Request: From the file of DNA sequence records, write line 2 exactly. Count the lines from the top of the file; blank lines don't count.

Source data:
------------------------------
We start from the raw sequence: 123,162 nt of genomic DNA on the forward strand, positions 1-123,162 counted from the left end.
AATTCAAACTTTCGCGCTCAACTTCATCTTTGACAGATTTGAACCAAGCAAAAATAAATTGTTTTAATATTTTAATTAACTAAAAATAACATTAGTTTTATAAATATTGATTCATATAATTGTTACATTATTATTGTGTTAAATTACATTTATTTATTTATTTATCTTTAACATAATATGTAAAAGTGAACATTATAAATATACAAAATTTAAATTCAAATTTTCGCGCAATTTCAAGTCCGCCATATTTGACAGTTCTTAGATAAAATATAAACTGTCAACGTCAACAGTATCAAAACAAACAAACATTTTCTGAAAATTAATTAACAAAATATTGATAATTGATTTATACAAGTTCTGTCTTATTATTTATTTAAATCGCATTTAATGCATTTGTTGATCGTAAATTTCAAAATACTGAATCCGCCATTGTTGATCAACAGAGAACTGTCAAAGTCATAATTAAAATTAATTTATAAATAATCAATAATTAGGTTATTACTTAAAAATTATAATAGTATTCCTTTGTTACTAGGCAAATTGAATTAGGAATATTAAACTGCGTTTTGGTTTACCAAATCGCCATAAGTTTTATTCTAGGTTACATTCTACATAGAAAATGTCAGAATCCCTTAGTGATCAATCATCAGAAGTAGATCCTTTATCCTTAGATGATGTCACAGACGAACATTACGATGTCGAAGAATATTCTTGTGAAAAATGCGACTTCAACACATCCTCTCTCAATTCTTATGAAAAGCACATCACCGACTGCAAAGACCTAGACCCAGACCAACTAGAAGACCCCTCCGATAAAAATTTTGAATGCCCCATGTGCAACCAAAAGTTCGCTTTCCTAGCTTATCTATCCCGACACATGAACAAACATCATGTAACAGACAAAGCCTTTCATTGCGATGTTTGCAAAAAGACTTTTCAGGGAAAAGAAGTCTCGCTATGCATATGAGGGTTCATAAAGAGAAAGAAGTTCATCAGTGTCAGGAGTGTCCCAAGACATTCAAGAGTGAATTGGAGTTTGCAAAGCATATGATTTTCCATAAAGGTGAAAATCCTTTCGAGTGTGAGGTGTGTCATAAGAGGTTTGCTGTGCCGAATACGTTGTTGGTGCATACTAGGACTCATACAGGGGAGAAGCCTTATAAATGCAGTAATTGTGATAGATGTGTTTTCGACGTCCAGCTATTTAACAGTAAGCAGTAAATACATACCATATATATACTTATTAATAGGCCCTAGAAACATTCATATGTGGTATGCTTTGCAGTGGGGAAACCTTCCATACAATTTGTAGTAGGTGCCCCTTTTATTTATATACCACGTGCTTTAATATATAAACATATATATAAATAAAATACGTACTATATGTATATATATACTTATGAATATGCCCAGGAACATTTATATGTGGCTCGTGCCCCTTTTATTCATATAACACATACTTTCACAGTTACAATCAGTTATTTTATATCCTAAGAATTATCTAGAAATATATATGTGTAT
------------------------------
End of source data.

AATTCAAACTTTCGCGCTCAACTTCATCTTTGACAGATTTGAACCAAGCAAAAATAAATTGTTTTAATATTTTAATTAACTAAAAATAACATTAGTTTTATAAATATTGATTCATATAATTGTTACATTATTATTGTGTTAAATTACATTTATTTATTTATTTATCTTTAACATAATATGTAAAAGTGAACATTATAAATATACAAAATTTAAATTCAAATTTTCGCGCAATTTCAAGTCCGCCATATTTGACAGTTCTTAGATAAAATATAAACTGTCAACGTCAACAGTATCAAAACAAACAAACATTTTCTGAAAATTAATTAACAAAATATTGATAATTGATTTATACAAGTTCTGTCTTATTATTTATTTAAATCGCATTTAATGCATTTGTTGATCGTAAATTTCAAAATACTGAATCCGCCATTGTTGATCAACAGAGAACTGTCAAAGTCATAATTAAAATTAATTTATAAATAATCAATAATTAGGTTATTACTTAAAAATTATAATAGTATTCCTTTGTTACTAGGCAAATTGAATTAGGAATATTAAACTGCGTTTTGGTTTACCAAATCGCCATAAGTTTTATTCTAGGTTACATTCTACATAGAAAATGTCAGAATCCCTTAGTGATCAATCATCAGAAGTAGATCCTTTATCCTTAGATGATGTCACAGACGAACATTACGATGTCGAAGAATATTCTTGTGAAAAATGCGACTTCAACACATCCTCTCTCAATTCTTATGAAAAGCACATCACCGACTGCAAAGACCTAGACCCAGACCAACTAGAAGACCCCTCCGATAAAAATTTTGAATGCCCCATGTGCAACCAAAAGTTCGCTTTCCTAGCTTATCTATCCCGACACATGAACAAACATCATGTAACAGACAAAGCCTTTCATTGCGATGTTTGCAAAAAGACTTTTCAGGGAAAAGAAGTCTCGCTATGCATATGAGGGTTCATAAAGAGAAAGAAGTTCATCAGTGTCAGGAGTGTCCCAAGACATTCAAGAGTGAATTGGAGTTTGCAAAGCATATGATTTTCCATAAAGGTGAAAATCCTTTCGAGTGTGAGGTGTGTCATAAGAGGTTTGCTGTGCCGAATACGTTGTTGGTGCATACTAGGACTCATACAGGGGAGAAGCCTTATAAATGCAGTAATTGTGATAGATGTGTTTTCGACGTCCAGCTATTTAACAGTAAGCAGTAAATACATACCATATATATACTTATTAATAGGCCCTAGAAACATTCATATGTGGTATGCTTTGCAGTGGGGAAACCTTCCATACAATTTGTAGTAGGTGCCCCTTTTATTTATATACCACGTGCTTTAATATATAAACATATATATAAATAAAATACGTACTATATGTATATATATACTTATGAATATGCCCAGGAACATTTATATGTGGCTCGTGCCCCTTTTATTCATATAACACATACTTTCACAGTTACAATCAGTTATTTTATATCCTAAGAATTATCTAGAAATATATATGTGTAT